Once my father retired from the Air Force, they bought a home in Fort Worth on the lake. My parents had also started a second family: my brother and two youngest sisters had a completely different life experience than that of the first three children, who moved constantly. They grew up in a town that became their home, something we, the older children, never experienced. For us, our home was wherever our parents lived.

Both of my parents were avid readers, which rubbed off on the older children. For fun, Norma Jean and I would sit around with a dictionary and look up new words. We had a full set of the Encyclopedia Britannica, and I would spend hours at a time poring through a book, soaking up knowledge. But the volumes that we spent the most time with were the Childcraft books, which taught me to appreciate poetry, among other things. Who would have ever guessed that they would become obsolete, with the advent of the internet? Now everything is constantly changing and no print volumes could keep up.

Daddy was a soft-hearted soul, and I think it embarrassed him that he would tear up easily. He had difficulty reading stories to us, since he would get to an emotional part and jump up and leave the room, blowing hard into his handkerchief. Norma Jean and I would look at each other and smile. As if we didn't know why. It was not something that men in those days were allowed to do: crying was considered unmanly. Is it the same today? I sure hope not, but I don't know. My dear partner sometimes gets emotional while watching a sad TV episode, and maybe because of my father, I find it endearing.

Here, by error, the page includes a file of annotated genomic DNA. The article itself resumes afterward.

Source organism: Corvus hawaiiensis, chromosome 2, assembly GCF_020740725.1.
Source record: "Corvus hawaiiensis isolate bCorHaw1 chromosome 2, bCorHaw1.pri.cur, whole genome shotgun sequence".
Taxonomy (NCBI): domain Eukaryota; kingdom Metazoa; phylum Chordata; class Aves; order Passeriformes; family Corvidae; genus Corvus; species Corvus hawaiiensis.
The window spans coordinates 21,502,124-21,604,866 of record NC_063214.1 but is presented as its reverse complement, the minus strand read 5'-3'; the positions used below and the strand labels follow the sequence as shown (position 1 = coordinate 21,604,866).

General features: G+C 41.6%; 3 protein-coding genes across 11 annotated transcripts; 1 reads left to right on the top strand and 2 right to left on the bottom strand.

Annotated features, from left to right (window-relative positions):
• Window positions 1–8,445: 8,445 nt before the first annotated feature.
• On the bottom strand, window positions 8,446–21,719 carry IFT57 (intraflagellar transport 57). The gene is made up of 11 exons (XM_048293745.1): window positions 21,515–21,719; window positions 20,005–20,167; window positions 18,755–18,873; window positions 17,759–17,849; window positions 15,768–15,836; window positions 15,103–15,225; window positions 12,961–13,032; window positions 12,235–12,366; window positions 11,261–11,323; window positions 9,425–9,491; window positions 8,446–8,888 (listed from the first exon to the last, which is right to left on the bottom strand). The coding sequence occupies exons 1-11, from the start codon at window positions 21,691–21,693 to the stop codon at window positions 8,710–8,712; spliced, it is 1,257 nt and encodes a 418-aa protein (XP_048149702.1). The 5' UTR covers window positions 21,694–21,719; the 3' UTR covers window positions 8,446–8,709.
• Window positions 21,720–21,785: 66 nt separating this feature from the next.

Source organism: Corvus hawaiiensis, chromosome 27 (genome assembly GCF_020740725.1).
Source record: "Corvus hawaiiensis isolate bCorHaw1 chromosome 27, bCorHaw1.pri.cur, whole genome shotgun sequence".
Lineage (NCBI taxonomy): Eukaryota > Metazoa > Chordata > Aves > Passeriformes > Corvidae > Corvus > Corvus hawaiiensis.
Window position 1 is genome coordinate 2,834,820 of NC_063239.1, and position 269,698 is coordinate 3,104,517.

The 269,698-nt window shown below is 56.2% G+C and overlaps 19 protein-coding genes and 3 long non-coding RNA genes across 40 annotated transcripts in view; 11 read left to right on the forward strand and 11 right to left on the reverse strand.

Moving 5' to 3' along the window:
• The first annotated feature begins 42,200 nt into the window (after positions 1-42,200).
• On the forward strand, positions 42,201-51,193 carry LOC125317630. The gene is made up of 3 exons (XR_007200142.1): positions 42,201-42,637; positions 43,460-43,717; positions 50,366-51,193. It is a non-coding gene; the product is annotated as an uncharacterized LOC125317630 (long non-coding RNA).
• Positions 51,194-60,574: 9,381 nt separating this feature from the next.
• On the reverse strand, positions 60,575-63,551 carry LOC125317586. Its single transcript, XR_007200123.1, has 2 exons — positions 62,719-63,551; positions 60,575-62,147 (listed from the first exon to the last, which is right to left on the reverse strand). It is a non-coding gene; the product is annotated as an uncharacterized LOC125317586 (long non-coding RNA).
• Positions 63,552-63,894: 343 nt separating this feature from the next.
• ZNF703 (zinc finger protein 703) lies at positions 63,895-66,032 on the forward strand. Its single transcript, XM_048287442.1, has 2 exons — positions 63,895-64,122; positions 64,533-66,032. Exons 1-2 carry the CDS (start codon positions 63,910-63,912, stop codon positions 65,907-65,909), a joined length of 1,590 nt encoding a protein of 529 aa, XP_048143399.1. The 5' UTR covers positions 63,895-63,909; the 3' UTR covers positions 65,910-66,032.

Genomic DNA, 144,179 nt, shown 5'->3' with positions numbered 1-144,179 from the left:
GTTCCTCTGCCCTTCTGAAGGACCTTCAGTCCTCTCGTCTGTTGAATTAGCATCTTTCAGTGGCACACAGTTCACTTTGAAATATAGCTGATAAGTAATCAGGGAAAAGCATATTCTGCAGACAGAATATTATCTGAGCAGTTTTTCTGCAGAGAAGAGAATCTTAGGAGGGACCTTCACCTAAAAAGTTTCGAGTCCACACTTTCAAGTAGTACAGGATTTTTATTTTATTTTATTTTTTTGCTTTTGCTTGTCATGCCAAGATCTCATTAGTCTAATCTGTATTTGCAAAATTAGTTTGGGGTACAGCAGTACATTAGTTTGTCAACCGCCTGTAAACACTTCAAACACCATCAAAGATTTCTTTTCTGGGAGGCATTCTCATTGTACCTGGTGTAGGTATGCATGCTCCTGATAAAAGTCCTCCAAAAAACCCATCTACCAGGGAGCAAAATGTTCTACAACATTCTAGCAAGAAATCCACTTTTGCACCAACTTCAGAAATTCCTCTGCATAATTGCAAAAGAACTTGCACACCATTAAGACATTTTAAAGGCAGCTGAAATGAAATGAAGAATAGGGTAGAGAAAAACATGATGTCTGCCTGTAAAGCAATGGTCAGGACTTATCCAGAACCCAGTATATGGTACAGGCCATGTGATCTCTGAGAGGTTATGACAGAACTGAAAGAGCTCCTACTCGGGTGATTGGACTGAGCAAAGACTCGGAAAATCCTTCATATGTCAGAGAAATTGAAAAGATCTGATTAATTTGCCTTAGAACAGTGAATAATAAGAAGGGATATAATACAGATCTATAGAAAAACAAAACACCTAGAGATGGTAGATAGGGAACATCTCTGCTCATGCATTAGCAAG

Daddy had heart disease and died at 62, after experiencing a terrible heart attack that allowed him to live on for only a few days in the hospital. It was enough time for all of his children, scattered around the country, to get back home to say goodbye. I remember him sitting up in bed as I arrived to see him, and he seemed the same, except for the pinpoint pupils that were caused by strong morphine he was on. He knew that he wasn't going to make it, and he was emotional as he told us, each one, that he loved us. I think the last words I heard him say were "I love you all!" And then we were pushed out of the room.